Last week, Bank of America became the latest bank to wonder if the Fed, no longer even remotely data-dependent, is now hiking rates for no other reason but to burst what increasingly more are calling a risk bubble, to wit:
"Can it be the case that its hawkishness was prompted by something other than its reading of the economy? For example, is it possible that the Fed has become concerned about the recent surge in the equity market, especially tech stocks that has been feeding off low interest rates and low volatility? According to our equity strategists, the P/E of the tech sector (19x) is currently at its highest levels post-crisis while the EV/Sales ratio is at the highest since the Tech Bubble"
Overnight, CLSA's Valentin Marinov, after reading the latest BIS report, echoed BofA's assessment, as follows:
The BIS annual report released over the weekend will likely go down in history as the first official document to focus on the changing reaction function of global central banks against the backdrop of continuing cyclical recovery but persistently low inflation. In particular, in the report the BIS has encouraged the major central banks to use every opportunity from here to cautiously normalise policy. This will give the likes of the Fed a room to manoeuvre in the event of renewed economic downturn.
In other words, the BIS report has corroborated a conclusion that we have drawn and written about recently, namely our observation that the Fed in particular will continue to normalise policy in part because it wants to amass rate hikes which can be used to fight the next recession. This conclusion is consistent with the fact that, so far, the Fed has largely taken the recent disappointing US inflation data in its stride, signalling steadfast determination to normalising monetary policy further.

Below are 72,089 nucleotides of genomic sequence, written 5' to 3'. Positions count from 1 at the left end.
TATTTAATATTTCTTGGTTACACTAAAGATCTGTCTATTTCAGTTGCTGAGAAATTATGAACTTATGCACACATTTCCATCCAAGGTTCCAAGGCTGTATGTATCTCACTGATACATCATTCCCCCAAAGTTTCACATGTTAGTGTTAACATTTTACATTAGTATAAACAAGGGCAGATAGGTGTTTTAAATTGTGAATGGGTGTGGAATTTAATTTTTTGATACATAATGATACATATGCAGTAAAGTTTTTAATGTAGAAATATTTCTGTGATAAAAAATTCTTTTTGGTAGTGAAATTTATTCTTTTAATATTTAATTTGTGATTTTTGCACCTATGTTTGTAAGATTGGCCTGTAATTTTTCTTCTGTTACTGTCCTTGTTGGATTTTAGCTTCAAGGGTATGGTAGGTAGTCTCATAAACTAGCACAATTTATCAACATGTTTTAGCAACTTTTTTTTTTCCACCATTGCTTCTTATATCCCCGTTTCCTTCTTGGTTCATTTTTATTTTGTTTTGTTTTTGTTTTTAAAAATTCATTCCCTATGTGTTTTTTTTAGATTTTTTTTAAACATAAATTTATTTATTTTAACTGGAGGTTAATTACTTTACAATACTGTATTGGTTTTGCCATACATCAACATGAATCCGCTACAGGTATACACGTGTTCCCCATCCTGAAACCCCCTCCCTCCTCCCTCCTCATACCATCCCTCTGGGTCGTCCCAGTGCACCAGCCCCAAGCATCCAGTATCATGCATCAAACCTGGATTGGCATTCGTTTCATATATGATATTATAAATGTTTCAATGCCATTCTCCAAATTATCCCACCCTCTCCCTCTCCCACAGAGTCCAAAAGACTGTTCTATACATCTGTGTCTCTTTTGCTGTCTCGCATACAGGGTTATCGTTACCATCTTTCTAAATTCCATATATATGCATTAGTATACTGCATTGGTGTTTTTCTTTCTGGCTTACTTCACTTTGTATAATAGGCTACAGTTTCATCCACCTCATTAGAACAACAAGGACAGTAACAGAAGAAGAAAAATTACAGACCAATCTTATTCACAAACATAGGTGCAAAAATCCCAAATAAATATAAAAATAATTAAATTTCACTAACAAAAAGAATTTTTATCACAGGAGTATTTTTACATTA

And while these non-FOMC opinions were clearly troubling for risk assets, as they suggest that the Fed - without admitting it - will keep hiking until stock prices drop, a confirmation that BofA, CLSA and many others before them are right, came from none other than Bill Dudley who speaking at the Bank for International Settlements' Annual General Meeting in Basel, confirmed that the Fed is now almost entirely focused on the market's financial conditions, which have eased to two year lows despite the two rate hikes in 2017...
... and that the recent narrowing of credit spreads, record stock prices and falling bond yields could encourage the Federal Reserve to continue tightening U.S. policy.
"Monetary policymakers need to take the evolution of financial conditions into consideration," the second most impoortant person in the Fed, former Goldman employee Bill Dudley, said on a closed-to-the-press panel on Sunday whose contents were disclosed moments ago.
"For example, when financial conditions tighten sharply, this may mean that monetary policy may need to be tightened by less or even loosened. On the other hand, when financial conditions ease—as has been the case recently—this can provide additional impetus for the decision to continue to remove monetary policy accommodation."
There was more in the full speech (link here), but the gist was clear: the Fed is no longer hiking conditions in response to the economy, but to tighten financial conditions, of which the biggest contributor by far is the stock market.
Said otherwise, the Fed now wants stocks lower and will keep hiking rates until the market reacts accordingly.